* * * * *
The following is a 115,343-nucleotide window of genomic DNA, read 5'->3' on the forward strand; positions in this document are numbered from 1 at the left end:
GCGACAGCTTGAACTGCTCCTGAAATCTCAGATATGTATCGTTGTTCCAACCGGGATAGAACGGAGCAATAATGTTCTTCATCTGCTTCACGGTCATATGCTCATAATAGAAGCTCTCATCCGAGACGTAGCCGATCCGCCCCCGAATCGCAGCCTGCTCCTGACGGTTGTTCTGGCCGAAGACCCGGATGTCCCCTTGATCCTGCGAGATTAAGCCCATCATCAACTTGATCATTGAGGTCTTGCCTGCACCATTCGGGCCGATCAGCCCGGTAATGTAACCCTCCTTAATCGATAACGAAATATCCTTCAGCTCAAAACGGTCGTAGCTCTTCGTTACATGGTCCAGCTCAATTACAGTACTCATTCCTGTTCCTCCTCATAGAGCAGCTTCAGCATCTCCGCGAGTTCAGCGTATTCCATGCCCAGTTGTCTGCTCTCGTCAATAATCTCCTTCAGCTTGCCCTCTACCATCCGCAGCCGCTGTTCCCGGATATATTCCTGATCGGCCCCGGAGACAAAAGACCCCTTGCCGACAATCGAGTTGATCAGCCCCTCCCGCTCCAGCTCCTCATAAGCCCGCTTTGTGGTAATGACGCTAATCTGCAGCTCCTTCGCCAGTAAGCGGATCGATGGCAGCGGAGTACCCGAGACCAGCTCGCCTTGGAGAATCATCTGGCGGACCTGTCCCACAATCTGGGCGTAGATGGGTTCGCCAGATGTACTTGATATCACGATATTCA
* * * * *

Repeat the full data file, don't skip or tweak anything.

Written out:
The following is a 115,343-nucleotide window of genomic DNA, read 5'->3' on the forward strand; positions in this document are numbered from 1 at the left end:
GCGACAGCTTGAACTGCTCCTGAAATCTCAGATATGTATCGTTGTTCCAACCGGGATAGAACGGAGCAATAATGTTCTTCATCTGCTTCACGGTCATATGCTCATAATAGAAGCTCTCATCCGAGACGTAGCCGATCCGCCCCCGAATCGCAGCCTGCTCCTGACGGTTGTTCTGGCCGAAGACCCGGATGTCCCCTTGATCCTGCGAGATTAAGCCCATCATCAACTTGATCATTGAGGTCTTGCCTGCACCATTCGGGCCGATCAGCCCGGTAATGTAACCCTCCTTAATCGATAACGAAATATCCTTCAGCTCAAAACGGTCGTAGCTCTTCGTTACATGGTCCAGCTCAATTACAGTACTCATTCCTGTTCCTCCTCATAGAGCAGCTTCAGCATCTCCGCGAGTTCAGCGTATTCCATGCCCAGTTGTCTGCTCTCGTCAATAATCTCCTTCAGCTTGCCCTCTACCATCCGCAGCCGCTGTTCCCGGATATATTCCTGATCGGCCCCGGAGACAAAAGACCCCTTGCCGACAATCGAGTTGATCAGCCCCTCCCGCTCCAGCTCCTCATAAGCCCGCTTTGTGGTAATGACGCTAATCTGCAGCTCCTTCGCCAGTAAGCGGATCGATGGCAGCGGAGTACCCGAGACCAGCTCGCCTTGGAGAATCATCTGGCGGACCTGTCCCACAATCTGGGCGTAGATGGGTTCGCCAGATGTACTTGATATCACGATATTCA